Finally, in age group 66–90, median percentage of iNKT cells among T cells was 0.098%, ranging from 0.011 to 0.816%, γδ T cells was 1.5% ranging from 0.11 to 15.32%, and MAIT cells was 1.345 ranging from 0.2 to 13.2%. The median absolute number of iNKT cells was 1 ranging from 0.1 to 16 (cells/µL), γδ T cells was 20 ranging from 1 to 160 (cells/µL), and MAIT cells was 16.5 ranging from 2 to 211 (cells/µL) respectively. Reference range for % of unconventional T cells (iNKT, γδ T, and MAIT cells) among T cells was 0.011–0.816%, 0.11–15.32%, and 0.2–13.2% respectively (Table 3).

Age group–based analysis

The percentage and the absolute number of iNKT cells do not have any significant difference within the age groups, whereas γδ T cells and MAIT cells showed negative relation with the age (Fig. 2). iNKT cell percentage and absolute numbers showed no statistically significant difference between the different age groups (p = 0.0899 and p = 0.0516 respectively), whereas a slight dip (median) is observed between the age groups 18–35 (0.136) and 36–50 (0.078); however, later age groups recovered the differences (Fig. 2).

Fig. 2
figure 2

Percentages and absolute numbers of iNKT, γδ, and MAIT cells in peripheral blood of healthy adult individuals 18–35-year-old compared to 36–50-, 51–65-, and 66–90-year-old; 36–50-year-old compared to 51–65 and 66–90; 51–65 compared to 66–90 years old. P values (Kruskal–Wallis test-Dunn multiple comparison) are indicated inside the graphics (*p ≤ 0.05; **p ≤ 0.01; ***p ≤ 0.001) 

γδ T cell percentage and absolute numbers both showed a significant difference between different age groups p < 0.0001, whereas Dunn’s multiple comparisons revealed that the younger age group (18–35) has significantly higher γδ T cells in comparison to other age groups (36–50, 51–65, and 66–90); in addition, a significant difference was only achieved between the age group 18–35 vs 36–50, 51–65, and 66–90 (Fig. 2). Overall, median % γδ T cells decrease as increase in age groups, in age group 18–35, 3.78; in age group 36–50, 1.98; in age group 51–65, 1.66; and in age group 66–90, 1.5 respectively (Table 3).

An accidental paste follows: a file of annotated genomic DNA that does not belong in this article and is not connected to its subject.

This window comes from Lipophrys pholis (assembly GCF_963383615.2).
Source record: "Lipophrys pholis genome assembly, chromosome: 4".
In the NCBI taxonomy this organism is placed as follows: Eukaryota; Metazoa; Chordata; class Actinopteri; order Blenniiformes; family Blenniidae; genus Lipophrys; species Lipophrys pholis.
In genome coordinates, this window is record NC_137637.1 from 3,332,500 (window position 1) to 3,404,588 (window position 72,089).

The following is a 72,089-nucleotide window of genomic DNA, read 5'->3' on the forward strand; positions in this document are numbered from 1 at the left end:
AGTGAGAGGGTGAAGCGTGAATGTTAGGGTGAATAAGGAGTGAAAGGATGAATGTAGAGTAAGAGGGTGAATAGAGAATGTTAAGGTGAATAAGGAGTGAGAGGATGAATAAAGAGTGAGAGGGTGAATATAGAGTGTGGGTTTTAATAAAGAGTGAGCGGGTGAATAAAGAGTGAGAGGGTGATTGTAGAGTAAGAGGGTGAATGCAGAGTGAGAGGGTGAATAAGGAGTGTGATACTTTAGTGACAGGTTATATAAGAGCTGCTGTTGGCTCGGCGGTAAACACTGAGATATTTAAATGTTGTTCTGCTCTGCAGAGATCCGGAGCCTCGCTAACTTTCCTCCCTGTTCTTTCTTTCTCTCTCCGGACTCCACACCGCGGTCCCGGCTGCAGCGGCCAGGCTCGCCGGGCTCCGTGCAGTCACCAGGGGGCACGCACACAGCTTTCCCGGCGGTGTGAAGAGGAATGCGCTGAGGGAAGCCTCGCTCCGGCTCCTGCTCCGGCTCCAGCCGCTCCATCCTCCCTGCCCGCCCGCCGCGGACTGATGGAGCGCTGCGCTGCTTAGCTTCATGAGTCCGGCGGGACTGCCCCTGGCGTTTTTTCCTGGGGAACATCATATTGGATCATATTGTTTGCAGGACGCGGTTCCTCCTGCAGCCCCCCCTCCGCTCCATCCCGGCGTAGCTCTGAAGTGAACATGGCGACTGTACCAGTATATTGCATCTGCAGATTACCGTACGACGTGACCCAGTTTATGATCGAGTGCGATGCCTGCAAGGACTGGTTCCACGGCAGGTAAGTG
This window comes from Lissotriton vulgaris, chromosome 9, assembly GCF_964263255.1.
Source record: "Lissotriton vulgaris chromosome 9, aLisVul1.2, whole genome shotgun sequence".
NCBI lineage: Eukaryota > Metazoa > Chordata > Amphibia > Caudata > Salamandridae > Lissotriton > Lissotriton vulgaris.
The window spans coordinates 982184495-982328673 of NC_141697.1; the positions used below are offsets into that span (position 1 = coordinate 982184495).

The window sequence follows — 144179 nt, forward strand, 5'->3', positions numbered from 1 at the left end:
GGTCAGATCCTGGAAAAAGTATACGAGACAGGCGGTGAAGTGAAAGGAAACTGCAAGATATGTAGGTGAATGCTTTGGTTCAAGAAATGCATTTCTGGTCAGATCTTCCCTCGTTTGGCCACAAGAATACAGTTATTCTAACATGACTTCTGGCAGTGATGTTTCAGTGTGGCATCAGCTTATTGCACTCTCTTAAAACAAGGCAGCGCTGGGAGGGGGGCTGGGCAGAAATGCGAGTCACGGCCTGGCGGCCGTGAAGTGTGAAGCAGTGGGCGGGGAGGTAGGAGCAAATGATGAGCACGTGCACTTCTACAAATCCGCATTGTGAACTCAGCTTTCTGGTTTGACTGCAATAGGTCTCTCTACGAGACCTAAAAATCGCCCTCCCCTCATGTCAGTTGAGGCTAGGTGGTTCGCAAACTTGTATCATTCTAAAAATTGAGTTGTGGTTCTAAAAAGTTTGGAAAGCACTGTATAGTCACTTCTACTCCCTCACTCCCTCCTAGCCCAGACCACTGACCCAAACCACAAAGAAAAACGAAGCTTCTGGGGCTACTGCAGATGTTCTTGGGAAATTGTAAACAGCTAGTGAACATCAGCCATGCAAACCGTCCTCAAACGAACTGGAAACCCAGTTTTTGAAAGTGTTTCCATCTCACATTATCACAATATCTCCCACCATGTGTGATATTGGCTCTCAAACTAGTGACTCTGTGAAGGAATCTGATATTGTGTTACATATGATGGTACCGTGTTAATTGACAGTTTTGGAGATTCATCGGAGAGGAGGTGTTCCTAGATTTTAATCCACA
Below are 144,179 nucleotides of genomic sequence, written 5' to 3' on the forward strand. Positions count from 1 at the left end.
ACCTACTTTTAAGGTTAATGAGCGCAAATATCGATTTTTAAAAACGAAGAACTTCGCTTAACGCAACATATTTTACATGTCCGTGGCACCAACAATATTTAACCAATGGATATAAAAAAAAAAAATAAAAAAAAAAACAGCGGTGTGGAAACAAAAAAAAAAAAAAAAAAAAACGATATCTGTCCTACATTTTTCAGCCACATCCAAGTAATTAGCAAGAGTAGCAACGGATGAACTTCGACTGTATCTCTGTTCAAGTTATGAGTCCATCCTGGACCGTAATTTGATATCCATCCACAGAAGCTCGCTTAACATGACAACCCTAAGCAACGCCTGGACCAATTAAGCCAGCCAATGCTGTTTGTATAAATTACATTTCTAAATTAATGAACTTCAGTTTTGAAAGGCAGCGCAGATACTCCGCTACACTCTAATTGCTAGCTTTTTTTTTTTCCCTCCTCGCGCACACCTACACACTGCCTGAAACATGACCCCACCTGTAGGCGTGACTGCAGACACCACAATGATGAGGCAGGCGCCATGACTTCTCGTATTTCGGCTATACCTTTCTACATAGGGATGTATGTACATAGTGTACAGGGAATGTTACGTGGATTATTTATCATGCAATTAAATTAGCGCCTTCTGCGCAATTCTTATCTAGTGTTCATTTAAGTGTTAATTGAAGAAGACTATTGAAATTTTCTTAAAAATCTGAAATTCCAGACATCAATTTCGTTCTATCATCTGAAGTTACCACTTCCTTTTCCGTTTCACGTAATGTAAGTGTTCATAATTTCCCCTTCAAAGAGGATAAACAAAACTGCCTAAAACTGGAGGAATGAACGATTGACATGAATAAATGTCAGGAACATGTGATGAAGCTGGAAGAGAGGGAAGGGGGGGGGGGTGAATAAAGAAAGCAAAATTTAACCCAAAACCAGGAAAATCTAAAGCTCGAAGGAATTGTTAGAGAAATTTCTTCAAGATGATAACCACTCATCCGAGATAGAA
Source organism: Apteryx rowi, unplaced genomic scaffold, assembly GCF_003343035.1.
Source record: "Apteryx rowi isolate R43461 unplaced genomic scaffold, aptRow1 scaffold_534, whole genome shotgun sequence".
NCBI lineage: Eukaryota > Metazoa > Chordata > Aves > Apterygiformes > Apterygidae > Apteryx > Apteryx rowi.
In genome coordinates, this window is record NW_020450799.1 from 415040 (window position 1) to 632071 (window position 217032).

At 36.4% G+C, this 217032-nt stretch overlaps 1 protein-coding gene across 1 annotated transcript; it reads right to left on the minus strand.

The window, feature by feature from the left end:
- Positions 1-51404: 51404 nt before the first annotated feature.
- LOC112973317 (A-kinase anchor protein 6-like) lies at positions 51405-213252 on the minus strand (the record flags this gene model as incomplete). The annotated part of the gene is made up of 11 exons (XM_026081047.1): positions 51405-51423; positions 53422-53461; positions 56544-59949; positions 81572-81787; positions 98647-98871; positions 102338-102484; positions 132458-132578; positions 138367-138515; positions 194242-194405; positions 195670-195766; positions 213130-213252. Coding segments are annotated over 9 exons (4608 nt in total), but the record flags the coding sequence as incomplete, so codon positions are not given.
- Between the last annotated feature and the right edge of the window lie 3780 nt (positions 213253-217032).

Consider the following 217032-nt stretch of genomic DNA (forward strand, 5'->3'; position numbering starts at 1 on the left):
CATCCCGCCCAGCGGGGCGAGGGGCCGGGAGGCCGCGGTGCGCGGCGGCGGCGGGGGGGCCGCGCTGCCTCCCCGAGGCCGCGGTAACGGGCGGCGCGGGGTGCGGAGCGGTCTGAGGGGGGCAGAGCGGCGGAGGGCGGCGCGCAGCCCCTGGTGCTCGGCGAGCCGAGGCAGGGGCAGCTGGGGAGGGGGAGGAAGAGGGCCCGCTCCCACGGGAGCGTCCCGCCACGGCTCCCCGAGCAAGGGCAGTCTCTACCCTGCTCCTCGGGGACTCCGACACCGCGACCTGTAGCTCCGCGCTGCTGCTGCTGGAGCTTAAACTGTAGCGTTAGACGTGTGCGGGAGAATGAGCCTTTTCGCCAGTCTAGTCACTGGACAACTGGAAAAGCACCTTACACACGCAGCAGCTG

MAIT cells also showed a statistically significant difference between the age groups for both percentages and absolute numbers p < 0.0001. Dunn’s multiple comparison showed not only the younger age groups (18–35) but middle-aged group (36–50) also have significantly higher MAIT cells in comparison to the older population (50–65 and 66–90) (Fig. 2). Median % MAIT cells decreases as the age groups increase, in age group 18–35, 5.02; in age group 36–50, 3.42; in age group 51–65, 1.85; and in age group 66–90, 1.34 respectively (Table 3).

Correlation with age

iNKT cells (% T cell) did not show any correlation with age group (p = 0.0695, r =  − 0.1277); however absolute number of iNKT cells showed modest negative correlation (p = 0.0273, r =  − 0.1550). Both the percentage and the absolute number of γδ T cells and MAIT cells showed a stronger negative correlation with age (Fig. 3), concerning the relationship between various immunological parameters and ageing.

Fig. 3
figure 3

Correlation between age and the percentages and absolute number of iNKT cells, γδ T cells, and MAIT cells in adult healthy population. Spearman’s rank correlation coefficient and p values are indicated inside the graphics


An enormous number of studies have been published in the last two decades highlighting the importance of unconventional T cells, and have been explored in different pathological conditions, such as infections (bacterial, viral, and fungal), immune-mediated diseases, autoimmune disorders, malignancies (solid and hematological), and cell-based immunotherapy. Characteristics of unconventional T cells are shown to be affected by age, gender, race and can lead to significant changes in the frequency and phenotype of these cells. However, there are very scanty studies done on healthy subjects to establish the reference range and it became very difficult to compare the results of patients because of the lacking of data and difference in previously published results.